Francisco Cantú (U.S.)Saturday, February 17, 2018 @ 3:30 p.m. - 4:45 p.m.
(1 hr. 15 min approximate run time)
Join us for a reading with Francisco Cantú as he presents his new memoir The Line Becomes a River.
At this moment of rhetoric and fury around the border, a voice like Cantú’s feels essential and urgent.
Parts of Cantú’s story were included in Best American Essays and were the focus of an episode of This American Life. In bestowing a 2017 Whiting Award upon him, the judges called his writing “an urgent moral report [that] shows us just how much there is to learn about this contested land…seldom does a writer of such depth and passion come along to explore the place he calls home.”
For Cantú, the border is in the blood. His mother, a park ranger and daughter of a Mexican immigrant, raised him in the scrublands of the Southwest and the national parks where she worked as a ranger, driven to protect the places she loved. Haunted by the landscape of his youth, Cantú joins the Border Patrol. He and his partners are posted to remote regions crisscrossed by drug routes and smuggling corridors, where they learn to track other humans under blistering sun and through frigid nights. They haul in the dead and deliver to detention those they find alive.
The Line Becomes a River interlaces Cantú’s haunting personal experiences with ruminations on the nature of borderlines, grappling at once with some of the largest political and social questions facing America today and the intimate stories of the hopeful and desperate who set out on a perilous crossing that many will not survive. Cantú challenges us to hear, absorb, and question the politics, policies, and ingrained ideas of borders that not only derail countless migrants’ lives and tear apart their families but do violence to the humanity of us all.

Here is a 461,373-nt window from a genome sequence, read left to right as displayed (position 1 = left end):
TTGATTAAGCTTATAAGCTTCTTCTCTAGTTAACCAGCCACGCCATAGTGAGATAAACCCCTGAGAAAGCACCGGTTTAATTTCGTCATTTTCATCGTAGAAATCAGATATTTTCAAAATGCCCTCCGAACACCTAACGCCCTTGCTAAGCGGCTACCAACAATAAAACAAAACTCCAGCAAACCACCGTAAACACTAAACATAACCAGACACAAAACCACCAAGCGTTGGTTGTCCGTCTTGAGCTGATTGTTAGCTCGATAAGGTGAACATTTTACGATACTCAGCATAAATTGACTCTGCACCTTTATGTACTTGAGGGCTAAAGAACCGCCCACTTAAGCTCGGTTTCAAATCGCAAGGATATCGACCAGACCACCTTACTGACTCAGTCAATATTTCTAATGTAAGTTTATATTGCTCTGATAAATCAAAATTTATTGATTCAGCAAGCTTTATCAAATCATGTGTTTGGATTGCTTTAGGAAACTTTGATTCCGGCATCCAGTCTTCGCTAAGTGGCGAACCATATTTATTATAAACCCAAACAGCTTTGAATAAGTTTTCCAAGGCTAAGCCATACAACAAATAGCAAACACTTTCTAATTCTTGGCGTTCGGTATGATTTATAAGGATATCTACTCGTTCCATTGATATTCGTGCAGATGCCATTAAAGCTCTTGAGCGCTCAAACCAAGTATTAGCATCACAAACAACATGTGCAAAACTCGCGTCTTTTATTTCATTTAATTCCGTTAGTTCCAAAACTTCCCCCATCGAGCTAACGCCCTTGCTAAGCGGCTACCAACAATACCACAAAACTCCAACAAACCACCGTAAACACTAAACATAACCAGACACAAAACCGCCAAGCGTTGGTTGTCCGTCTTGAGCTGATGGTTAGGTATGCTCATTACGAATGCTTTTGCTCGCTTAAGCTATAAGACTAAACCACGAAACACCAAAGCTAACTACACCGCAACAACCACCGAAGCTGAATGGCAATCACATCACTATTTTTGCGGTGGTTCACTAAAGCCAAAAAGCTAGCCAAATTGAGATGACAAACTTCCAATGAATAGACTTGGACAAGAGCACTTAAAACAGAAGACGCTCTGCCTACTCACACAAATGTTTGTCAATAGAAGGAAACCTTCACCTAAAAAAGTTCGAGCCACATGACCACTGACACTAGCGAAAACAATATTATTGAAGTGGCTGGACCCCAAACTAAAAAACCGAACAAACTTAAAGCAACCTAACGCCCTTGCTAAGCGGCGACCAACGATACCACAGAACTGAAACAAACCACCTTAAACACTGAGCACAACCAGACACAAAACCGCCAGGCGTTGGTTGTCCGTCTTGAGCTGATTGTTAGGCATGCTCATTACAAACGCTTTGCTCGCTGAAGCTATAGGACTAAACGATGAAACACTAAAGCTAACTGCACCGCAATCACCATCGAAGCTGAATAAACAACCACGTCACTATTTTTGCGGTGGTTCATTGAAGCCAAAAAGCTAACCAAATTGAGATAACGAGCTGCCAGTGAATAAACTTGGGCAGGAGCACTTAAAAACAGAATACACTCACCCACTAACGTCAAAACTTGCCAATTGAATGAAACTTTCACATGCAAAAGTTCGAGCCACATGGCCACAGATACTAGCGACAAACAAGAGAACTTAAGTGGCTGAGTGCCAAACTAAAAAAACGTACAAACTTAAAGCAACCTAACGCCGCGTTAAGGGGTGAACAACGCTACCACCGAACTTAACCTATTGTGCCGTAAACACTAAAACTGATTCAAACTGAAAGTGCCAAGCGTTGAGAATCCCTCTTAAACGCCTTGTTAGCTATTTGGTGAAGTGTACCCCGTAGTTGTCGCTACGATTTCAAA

Francisco Cantú served as an agent for the United States Border Patrol from 2008 to 2012, working in the deserts of Arizona, New Mexico, and Texas. A former Fulbright fellow, he is the recipient of a Pushcart Prize and a 2017 Whiting Award. His writing and translations have been featured in Best American Essays, Harper’s, n+1, Orion, and Guernica, as well as on This American Life. He lives in Tucson.